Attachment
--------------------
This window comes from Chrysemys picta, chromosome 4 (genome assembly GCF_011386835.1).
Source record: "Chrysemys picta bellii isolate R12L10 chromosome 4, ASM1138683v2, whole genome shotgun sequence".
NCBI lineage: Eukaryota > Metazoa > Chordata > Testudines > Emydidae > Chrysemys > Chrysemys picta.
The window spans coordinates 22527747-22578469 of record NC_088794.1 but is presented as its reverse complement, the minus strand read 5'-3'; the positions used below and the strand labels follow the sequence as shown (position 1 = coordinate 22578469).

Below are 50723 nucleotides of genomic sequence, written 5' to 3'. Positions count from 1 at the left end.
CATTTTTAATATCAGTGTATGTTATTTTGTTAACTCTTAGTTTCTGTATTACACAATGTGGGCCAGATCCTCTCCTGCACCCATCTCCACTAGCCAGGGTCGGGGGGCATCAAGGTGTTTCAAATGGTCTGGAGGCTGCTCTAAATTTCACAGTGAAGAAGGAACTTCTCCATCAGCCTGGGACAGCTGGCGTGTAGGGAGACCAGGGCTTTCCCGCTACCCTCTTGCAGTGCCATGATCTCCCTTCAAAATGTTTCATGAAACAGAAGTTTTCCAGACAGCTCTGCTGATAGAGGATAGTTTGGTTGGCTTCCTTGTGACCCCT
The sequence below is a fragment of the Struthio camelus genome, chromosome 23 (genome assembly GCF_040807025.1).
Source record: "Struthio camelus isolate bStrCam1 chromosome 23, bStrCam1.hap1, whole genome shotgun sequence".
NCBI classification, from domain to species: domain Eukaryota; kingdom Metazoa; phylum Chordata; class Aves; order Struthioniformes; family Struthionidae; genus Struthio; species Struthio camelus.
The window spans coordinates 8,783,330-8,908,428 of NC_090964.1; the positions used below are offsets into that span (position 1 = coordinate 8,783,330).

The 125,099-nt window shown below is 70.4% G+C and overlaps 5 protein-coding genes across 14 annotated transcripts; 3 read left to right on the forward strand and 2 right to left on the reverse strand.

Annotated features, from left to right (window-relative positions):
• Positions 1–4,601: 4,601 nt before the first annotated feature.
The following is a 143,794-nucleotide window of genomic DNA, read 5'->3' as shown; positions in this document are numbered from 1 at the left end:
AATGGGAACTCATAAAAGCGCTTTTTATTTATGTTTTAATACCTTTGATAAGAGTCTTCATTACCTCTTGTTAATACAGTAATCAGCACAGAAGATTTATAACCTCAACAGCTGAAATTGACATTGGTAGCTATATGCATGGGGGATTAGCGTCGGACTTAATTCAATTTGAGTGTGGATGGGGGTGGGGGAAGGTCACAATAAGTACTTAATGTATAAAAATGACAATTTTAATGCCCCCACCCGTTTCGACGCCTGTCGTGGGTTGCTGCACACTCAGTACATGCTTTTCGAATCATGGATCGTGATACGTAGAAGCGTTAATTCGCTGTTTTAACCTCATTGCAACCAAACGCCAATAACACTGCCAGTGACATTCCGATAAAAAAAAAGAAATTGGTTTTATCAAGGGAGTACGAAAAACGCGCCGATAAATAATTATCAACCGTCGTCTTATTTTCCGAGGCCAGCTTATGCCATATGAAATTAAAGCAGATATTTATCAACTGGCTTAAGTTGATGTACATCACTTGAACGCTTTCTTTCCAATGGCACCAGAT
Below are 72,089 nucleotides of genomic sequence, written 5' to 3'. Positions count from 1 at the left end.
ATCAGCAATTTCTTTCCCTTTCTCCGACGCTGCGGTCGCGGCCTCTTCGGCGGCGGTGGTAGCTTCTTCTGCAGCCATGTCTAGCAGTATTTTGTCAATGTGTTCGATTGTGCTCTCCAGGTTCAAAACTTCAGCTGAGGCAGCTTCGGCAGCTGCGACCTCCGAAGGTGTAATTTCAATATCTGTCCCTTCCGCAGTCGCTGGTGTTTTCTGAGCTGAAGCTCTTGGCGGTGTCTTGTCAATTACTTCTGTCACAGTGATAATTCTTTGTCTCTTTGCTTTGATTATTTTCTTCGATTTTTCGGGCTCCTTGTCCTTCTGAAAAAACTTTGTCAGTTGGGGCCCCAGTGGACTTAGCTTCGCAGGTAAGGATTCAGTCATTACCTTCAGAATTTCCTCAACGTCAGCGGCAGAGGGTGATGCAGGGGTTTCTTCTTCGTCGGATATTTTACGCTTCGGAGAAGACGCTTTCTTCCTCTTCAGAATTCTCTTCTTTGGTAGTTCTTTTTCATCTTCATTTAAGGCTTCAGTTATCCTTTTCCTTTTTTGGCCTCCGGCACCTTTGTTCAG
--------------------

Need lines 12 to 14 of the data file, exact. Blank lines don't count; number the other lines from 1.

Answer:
Annotated features, from left to right (window-relative positions):
• Positions 1–4,601: 4,601 nt before the first annotated feature.
The following is a 143,794-nucleotide window of genomic DNA, read 5'->3' as shown; positions in this document are numbered from 1 at the left end: